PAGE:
The economic exploitation of Hawaii’s resources extends beyond the grasp of the U.S. military, paralleling the current relationship between local communities and the tourism industry on islands today. Indigenous Hawaiians have asked tourists to stop coming to Hawaii and supporting an overflowing industry which takes resources away from local communities. As the current levels of travel reach and surpass those of the pre-pandemic era, agricultural sectors, water reserves, and housing infrastructures are struggling to keep up with the number of tourists each month.

On June 30, 2022, due to severe drought and the depletion of water reserves, mandatory water restrictions were put in place for West Maui residents and Upcountry communities. Locals from these areas could be fined $500 for using water for non-essential activities, including watering their lawns or washing their vehicles, and they could potentially have their water metres removed. However, no water restrictions have been placed on the tourism industry, which accounts for 44.7% of Hawaii’s water consumption. While local residents are forced to comply with water restrictions, the tourism industry – with its extensive network of hotels, pools, and tourist attractions – is unaffected by these restrictions. 

Government officials have considered several approaches to decreasing overtourism, including caps on the number of tourists allowed on the islands. This solution could combat other issues posed by overtourism, such as the increase in short-term rental accommodations, which has caused a vast housing crisis across the state. Many local residents are choosing to move to the continental U.S. to afford the cost of living. At the same time, Hawaii’s lack of affordable housing has increased the number of people experiencing homelessness, while existing infrastructure is reserved for short-term rentals for tourists. Native Hawaiians and Pacific Islanders (NHPI) are notably overrepresented in homeless communities. For example, NHPI accounts for a disproportionate 51% of the houseless population in Oahu, despite accounting for only 10.5% of the state’s total population. A lack of accessible and affordable housing means that people experiencing homelessness do not have access to safe and clean water.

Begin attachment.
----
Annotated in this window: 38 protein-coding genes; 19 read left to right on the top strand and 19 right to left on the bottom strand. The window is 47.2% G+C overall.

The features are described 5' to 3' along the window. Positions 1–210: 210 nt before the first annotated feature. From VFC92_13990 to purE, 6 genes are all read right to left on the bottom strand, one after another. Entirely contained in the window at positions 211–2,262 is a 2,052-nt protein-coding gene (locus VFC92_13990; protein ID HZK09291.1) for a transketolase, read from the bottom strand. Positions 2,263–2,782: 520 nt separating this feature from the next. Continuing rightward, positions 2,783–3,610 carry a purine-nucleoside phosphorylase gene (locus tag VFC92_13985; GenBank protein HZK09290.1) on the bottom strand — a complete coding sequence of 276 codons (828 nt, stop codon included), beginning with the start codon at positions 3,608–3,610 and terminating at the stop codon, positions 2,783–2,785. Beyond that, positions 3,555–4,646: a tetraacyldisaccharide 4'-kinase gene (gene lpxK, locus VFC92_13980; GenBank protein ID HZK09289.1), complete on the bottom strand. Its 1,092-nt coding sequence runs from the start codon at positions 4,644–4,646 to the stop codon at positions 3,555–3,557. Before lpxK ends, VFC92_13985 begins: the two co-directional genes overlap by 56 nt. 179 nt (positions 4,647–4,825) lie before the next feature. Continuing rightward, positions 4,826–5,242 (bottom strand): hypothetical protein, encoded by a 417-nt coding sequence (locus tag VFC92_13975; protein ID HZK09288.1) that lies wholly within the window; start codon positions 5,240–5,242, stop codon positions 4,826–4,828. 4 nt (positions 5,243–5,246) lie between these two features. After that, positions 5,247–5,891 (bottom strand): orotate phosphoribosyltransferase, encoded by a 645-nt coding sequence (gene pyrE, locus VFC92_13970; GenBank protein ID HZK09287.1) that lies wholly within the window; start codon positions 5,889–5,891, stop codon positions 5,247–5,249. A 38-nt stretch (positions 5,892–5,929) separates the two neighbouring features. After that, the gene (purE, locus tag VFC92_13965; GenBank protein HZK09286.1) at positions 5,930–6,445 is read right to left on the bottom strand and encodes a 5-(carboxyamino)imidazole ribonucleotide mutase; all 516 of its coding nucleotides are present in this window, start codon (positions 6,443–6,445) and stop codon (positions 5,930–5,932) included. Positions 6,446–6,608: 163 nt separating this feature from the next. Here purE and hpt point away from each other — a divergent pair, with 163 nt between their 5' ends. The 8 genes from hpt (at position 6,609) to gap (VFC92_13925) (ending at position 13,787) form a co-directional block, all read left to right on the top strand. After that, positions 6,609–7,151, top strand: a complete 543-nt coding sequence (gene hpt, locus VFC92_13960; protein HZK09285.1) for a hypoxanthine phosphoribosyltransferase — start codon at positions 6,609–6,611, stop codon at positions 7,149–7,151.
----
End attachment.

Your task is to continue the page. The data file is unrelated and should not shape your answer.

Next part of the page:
Over tourism on the islands reflects the United States’ colonial legacy in Hawaii.  The U.S. military, corporations, and government bodies appropriate Hawaiian culture to create the notion that Hawaii is an exotic utopia untarnished by the mainland. As a result, Hawaii is promoted as an ideal destination for military families, and many of the popular tourist attractions on the islands are American military sites. While Hawaii has become an “amusement park” for rich settlers and tourists, Indigenous communities have consistently been suppressed and ignored.

A Call to Action

Environmental crises like the ones witnessed today did not occur under Indigenous governance systems because they were able to manage the islands’ resources sustainably. That is why organizations have been fighting for Hawaiian sovereignty from the U.S. The U.S. military and tourism industries, operating at a capacity that the islands cannot handle, should be held accountable for their destructive practices. Reinvesting money from the military and mass tourism into local communities could work to protect essential resources, including water. In addition to limiting how many tourists can visit Hawaii at any given time, government officials have considered other solutions, such as requiring reservations and fees to enter popular tourist destinations. The Honolulu City Council also voted to pass Bill 41, which would restrict short-term rentals of under 90 days on the island of Oahu. Further, Maui’s Mayor has called for a pause in commercial flights to the islands.

However, these proposed efforts are not enough. Water crises are only going to worsen as climate change intensifies. By returning the land and political authority to Indigenous governance systems, the islands may begin to heal from centuries of military and corporate exploitation. Before booking a vacation to Hawaii, we must consider the voices of Indigenous Hawaiians who are asking tourists not to come. Tourists are responsible for making ethical decisions while travelling to respect the people upon whose land they are visiting. That means opting out of a trip to Hawaii and instead supporting the Hawaiian fight against overtourism and military occupation.

Edited by Bethlehem Samson

Alex Senchyna

Alex (she/they) recently graduated from Simon Fraser University with a B.A. in International Studies and History and currently works in refugee resettlement. Their interests include human rights law, migration...